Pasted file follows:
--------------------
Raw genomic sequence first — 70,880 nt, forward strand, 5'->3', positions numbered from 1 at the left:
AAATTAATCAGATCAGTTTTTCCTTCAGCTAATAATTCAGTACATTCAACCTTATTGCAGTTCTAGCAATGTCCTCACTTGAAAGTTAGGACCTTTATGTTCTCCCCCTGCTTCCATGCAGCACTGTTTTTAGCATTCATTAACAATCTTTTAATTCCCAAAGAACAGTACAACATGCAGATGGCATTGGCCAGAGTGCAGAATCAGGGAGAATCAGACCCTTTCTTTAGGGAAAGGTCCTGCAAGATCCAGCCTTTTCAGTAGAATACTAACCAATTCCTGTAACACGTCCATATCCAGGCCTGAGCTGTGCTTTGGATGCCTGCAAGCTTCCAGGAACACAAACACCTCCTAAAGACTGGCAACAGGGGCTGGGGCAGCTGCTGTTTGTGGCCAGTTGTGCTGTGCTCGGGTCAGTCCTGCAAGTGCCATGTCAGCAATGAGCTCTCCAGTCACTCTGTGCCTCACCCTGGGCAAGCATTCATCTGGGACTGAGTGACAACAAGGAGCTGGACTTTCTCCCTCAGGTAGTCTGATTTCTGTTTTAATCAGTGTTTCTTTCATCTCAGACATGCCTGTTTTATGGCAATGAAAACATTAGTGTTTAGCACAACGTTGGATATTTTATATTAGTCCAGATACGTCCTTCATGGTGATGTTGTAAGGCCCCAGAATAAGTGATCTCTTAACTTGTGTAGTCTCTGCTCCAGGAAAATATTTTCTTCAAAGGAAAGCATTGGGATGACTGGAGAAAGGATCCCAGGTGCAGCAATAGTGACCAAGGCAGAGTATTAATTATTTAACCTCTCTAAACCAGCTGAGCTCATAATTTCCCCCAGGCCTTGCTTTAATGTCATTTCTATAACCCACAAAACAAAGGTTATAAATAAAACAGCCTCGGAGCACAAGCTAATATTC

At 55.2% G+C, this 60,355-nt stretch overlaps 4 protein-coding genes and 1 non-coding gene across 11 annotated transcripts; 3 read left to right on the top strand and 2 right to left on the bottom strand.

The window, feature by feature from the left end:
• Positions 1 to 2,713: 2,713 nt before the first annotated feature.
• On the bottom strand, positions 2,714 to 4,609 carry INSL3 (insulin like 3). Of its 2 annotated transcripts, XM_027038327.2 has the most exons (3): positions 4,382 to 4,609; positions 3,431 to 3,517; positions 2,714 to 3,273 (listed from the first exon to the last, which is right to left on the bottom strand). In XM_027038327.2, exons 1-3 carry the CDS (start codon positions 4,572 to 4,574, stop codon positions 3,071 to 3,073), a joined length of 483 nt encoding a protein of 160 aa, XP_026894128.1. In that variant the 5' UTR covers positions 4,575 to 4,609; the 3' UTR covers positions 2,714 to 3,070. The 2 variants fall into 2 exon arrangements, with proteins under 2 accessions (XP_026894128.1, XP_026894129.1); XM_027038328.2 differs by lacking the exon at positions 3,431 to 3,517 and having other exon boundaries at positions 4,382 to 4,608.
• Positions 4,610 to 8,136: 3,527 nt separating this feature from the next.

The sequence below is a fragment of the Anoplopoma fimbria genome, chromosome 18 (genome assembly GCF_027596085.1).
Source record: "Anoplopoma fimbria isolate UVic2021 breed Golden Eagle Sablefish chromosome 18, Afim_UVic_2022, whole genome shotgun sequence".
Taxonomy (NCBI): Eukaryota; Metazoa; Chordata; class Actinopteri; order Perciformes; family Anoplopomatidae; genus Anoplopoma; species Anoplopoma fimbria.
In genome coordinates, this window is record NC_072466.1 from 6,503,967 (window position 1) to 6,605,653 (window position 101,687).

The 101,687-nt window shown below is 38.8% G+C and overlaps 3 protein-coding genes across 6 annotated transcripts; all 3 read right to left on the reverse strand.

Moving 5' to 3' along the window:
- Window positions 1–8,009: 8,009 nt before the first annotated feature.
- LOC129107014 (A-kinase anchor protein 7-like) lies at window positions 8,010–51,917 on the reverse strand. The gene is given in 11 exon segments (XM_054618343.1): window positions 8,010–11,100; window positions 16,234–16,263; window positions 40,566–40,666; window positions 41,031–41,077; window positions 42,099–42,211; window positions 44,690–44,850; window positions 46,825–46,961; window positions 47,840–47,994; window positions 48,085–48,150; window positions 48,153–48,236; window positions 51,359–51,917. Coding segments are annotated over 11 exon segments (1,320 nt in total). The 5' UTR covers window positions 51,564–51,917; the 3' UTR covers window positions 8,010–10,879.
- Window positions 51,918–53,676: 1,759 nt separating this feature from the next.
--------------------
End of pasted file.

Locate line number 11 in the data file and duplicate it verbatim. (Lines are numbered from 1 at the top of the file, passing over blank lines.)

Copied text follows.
In genome coordinates, this window is record NC_072466.1 from 6,503,967 (window position 1) to 6,605,653 (window position 101,687).